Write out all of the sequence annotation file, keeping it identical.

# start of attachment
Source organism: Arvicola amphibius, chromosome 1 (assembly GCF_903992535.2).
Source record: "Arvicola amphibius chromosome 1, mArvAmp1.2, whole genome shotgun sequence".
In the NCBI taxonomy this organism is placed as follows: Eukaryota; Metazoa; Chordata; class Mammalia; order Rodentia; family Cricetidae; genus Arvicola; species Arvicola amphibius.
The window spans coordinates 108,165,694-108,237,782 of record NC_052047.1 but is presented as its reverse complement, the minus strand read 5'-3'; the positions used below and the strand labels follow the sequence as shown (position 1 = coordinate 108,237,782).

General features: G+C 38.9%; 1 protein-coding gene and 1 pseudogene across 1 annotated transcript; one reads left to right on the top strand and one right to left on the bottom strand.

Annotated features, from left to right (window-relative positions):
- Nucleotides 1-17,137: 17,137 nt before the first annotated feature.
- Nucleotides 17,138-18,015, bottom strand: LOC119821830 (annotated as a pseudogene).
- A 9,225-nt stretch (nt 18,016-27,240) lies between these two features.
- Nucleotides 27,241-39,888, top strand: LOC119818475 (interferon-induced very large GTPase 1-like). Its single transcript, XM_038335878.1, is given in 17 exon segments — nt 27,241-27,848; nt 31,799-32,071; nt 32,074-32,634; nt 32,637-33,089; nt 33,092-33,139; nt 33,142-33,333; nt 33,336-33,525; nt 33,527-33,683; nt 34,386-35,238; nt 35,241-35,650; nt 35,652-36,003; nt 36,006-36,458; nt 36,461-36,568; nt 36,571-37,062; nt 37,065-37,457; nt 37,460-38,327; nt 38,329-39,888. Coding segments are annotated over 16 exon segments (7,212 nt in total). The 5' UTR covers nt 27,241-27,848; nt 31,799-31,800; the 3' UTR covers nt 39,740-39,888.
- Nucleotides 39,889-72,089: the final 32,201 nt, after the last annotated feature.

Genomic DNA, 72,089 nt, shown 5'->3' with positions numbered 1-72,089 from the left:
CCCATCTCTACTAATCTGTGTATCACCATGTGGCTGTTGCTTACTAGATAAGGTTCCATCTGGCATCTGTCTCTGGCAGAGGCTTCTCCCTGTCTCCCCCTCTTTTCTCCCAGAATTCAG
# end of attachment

Source organism: Arvicola amphibius, chromosome 1 (assembly GCF_903992535.2).
Source record: "Arvicola amphibius chromosome 1, mArvAmp1.2, whole genome shotgun sequence".
In the NCBI taxonomy this organism is placed as follows: Eukaryota; Metazoa; Chordata; class Mammalia; order Rodentia; family Cricetidae; genus Arvicola; species Arvicola amphibius.
The window spans coordinates 108,165,694-108,237,782 of record NC_052047.1 but is presented as its reverse complement, the minus strand read 5'-3'; the positions used below and the strand labels follow the sequence as shown (position 1 = coordinate 108,237,782).

General features: G+C 38.9%; 1 protein-coding gene and 1 pseudogene across 1 annotated transcript; one reads left to right on the top strand and one right to left on the bottom strand.

Annotated features, from left to right (window-relative positions):
- Nucleotides 1-17,137: 17,137 nt before the first annotated feature.
- Nucleotides 17,138-18,015, bottom strand: LOC119821830 (annotated as a pseudogene).
- A 9,225-nt stretch (nt 18,016-27,240) lies between these two features.
- Nucleotides 27,241-39,888, top strand: LOC119818475 (interferon-induced very large GTPase 1-like). Its single transcript, XM_038335878.1, is given in 17 exon segments — nt 27,241-27,848; nt 31,799-32,071; nt 32,074-32,634; nt 32,637-33,089; nt 33,092-33,139; nt 33,142-33,333; nt 33,336-33,525; nt 33,527-33,683; nt 34,386-35,238; nt 35,241-35,650; nt 35,652-36,003; nt 36,006-36,458; nt 36,461-36,568; nt 36,571-37,062; nt 37,065-37,457; nt 37,460-38,327; nt 38,329-39,888. Coding segments are annotated over 16 exon segments (7,212 nt in total). The 5' UTR covers nt 27,241-27,848; nt 31,799-31,800; the 3' UTR covers nt 39,740-39,888.
- Nucleotides 39,889-72,089: the final 32,201 nt, after the last annotated feature.

Genomic DNA, 72,089 nt, shown 5'->3' with positions numbered 1-72,089 from the left:
CCCATCTCTACTAATCTGTGTATCACCATGTGGCTGTTGCTTACTAGATAAGGTTCCATCTGGCATCTGTCTCTGGCAGAGGCTTCTCCCTGTCTCCCCCTCTTTTCTCCCAGAATTCAG